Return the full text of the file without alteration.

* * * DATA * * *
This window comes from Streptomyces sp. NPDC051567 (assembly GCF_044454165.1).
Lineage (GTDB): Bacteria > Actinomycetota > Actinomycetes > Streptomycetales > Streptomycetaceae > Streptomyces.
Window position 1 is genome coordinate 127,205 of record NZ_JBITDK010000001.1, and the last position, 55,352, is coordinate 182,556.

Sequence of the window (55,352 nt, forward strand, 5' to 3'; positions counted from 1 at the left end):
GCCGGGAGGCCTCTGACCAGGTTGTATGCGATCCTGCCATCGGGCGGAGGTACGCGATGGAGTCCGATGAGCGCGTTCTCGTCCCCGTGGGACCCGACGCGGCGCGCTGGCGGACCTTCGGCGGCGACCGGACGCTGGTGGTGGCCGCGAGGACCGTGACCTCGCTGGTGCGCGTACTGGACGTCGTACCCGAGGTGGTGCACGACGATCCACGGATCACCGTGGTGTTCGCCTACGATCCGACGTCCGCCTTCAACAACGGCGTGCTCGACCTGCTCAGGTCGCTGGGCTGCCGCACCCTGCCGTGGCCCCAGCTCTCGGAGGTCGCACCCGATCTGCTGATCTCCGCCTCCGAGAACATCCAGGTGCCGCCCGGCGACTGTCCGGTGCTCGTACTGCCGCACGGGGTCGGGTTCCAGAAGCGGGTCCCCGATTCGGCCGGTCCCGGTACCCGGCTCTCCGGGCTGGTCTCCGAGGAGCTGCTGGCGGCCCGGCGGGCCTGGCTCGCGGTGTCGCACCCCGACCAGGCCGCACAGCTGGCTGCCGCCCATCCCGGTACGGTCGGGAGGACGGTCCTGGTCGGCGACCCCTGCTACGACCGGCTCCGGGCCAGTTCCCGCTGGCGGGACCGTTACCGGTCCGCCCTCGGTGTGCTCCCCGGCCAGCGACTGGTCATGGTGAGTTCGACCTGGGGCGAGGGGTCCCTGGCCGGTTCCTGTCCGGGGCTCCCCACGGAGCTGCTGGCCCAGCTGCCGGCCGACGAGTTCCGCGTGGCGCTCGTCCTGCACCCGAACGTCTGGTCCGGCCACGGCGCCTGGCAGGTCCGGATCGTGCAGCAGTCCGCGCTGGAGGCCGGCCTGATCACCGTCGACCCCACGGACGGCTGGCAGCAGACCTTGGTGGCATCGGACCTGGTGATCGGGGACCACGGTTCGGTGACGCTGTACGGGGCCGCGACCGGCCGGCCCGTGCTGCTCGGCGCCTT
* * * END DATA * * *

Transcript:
This window comes from Streptomyces sp. NPDC051567 (assembly GCF_044454165.1).
Lineage (GTDB): Bacteria > Actinomycetota > Actinomycetes > Streptomycetales > Streptomycetaceae > Streptomyces.
Window position 1 is genome coordinate 127,205 of record NZ_JBITDK010000001.1, and the last position, 55,352, is coordinate 182,556.

Sequence of the window (55,352 nt, forward strand, 5' to 3'; positions counted from 1 at the left end):
GCCGGGAGGCCTCTGACCAGGTTGTATGCGATCCTGCCATCGGGCGGAGGTACGCGATGGAGTCCGATGAGCGCGTTCTCGTCCCCGTGGGACCCGACGCGGCGCGCTGGCGGACCTTCGGCGGCGACCGGACGCTGGTGGTGGCCGCGAGGACCGTGACCTCGCTGGTGCGCGTACTGGACGTCGTACCCGAGGTGGTGCACGACGATCCACGGATCACCGTGGTGTTCGCCTACGATCCGACGTCCGCCTTCAACAACGGCGTGCTCGACCTGCTCAGGTCGCTGGGCTGCCGCACCCTGCCGTGGCCCCAGCTCTCGGAGGTCGCACCCGATCTGCTGATCTCCGCCTCCGAGAACATCCAGGTGCCGCCCGGCGACTGTCCGGTGCTCGTACTGCCGCACGGGGTCGGGTTCCAGAAGCGGGTCCCCGATTCGGCCGGTCCCGGTACCCGGCTCTCCGGGCTGGTCTCCGAGGAGCTGCTGGCGGCCCGGCGGGCCTGGCTCGCGGTGTCGCACCCCGACCAGGCCGCACAGCTGGCTGCCGCCCATCCCGGTACGGTCGGGAGGACGGTCCTGGTCGGCGACCCCTGCTACGACCGGCTCCGGGCCAGTTCCCGCTGGCGGGACCGTTACCGGTCCGCCCTCGGTGTGCTCCCCGGCCAGCGACTGGTCATGGTGAGTTCGACCTGGGGCGAGGGGTCCCTGGCCGGTTCCTGTCCGGGGCTCCCCACGGAGCTGCTGGCCCAGCTGCCGGCCGACGAGTTCCGCGTGGCGCTCGTCCTGCACCCGAACGTCTGGTCCGGCCACGGCGCCTGGCAGGTCCGGATCGTGCAGCAGTCCGCGCTGGAGGCCGGCCTGATCACCGTCGACCCCACGGACGGCTGGCAGCAGACCTTGGTGGCATCGGACCTGGTGATCGGGGACCACGGTTCGGTGACGCTGTACGGGGCCGCGACCGGCCGGCCCGTGCTGCTCGGCGCCTT